And the Treasury, the Federal Deposit Insurance Corp. and other government agencies are said to be close to announcing a government program to address residential foreclosures at the root of the crisis.
Semi-related and also worth noting is that with the election over, a resurgent democrat congress will likely redouble it's pursuit of a 90 Day Moratorium on Foreclosures. The general idea behind a moratorium is that it will (forcibly, we note) inspire servicers to consider modifications rather than foreclosures, thereby keeping people in homes.
American Banker notes that some servicers are terrified of this:
"A foreclosure moratorium would make a correction take much longer and have unintended consequences on servicers who already have liquidity constraints," said Dennis Stowe,a buyer and servicer of distressed mortgages."
The likelihood some sort of moratorium will pass as early as January has inspired at least one big bank, Chase, to institute it's own 90 day moratorium, presumably to get ahead of the coming legislative storm, and focus on modifications.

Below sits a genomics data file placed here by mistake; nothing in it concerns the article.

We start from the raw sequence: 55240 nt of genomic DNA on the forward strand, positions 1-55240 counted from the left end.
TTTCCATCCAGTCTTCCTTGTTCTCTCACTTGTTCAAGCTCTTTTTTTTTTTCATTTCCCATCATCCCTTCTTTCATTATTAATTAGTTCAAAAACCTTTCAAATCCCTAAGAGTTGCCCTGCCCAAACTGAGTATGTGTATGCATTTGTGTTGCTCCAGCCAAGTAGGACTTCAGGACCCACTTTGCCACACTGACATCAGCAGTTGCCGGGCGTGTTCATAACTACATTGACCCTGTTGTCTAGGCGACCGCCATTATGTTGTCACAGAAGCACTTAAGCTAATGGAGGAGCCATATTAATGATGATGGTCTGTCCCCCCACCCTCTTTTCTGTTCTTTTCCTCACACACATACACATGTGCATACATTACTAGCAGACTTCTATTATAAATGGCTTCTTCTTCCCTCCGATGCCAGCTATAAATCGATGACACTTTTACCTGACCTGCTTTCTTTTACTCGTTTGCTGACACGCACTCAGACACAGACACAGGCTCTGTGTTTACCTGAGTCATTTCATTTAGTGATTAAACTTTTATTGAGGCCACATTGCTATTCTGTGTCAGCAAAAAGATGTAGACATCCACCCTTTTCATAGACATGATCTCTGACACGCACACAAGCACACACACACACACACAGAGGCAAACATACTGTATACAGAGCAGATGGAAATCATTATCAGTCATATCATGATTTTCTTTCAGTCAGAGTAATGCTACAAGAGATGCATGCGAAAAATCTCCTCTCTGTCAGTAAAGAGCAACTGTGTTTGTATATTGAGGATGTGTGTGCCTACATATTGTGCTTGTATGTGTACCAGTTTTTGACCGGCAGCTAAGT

To supporters, a moratorium sounds great, albeit in a populist, "lets stick up for the little guy sort of way." But in practice, these types of sweeping "solutions" can be riddled with problems. And you can bet your sisters kitty that there will be consequences neither desirable nor intended from any moratorium.
Higher rates, higher down payments, higher mortgage insurance rates, a prolonged housing correction, and the possibility that we'll have to shovel more taxpayer dollars into the ailing banking system are the first few that spring to mind. There are more.
On the other hand we've already seen much the preceeding list happen, so I guess the questions worth asking are: How much worse could a moratorium make things, and whether servicer objections are as much about keeping congress out of their knickers as they are about preventing distress to future borrowers.
One thing is clear, and worth keeping in mind when the details of these efforts are put forth: Any attempt to prop up housing values will not work, and the shortest distance between where we are now and a healthy housing market is to let the correction happen, and get it over with as quickly as possible. We don't see how a moratorium helps in that regard.
Our guess is that the number of additional modifications that happen as a result of a moratorium will be small, at least if the industry and FDIC's modification track record thus far are an indication of how this will go.
For most, the best this will do is forestall the inevitable.
We'll be sure to update you when there's an official announcement.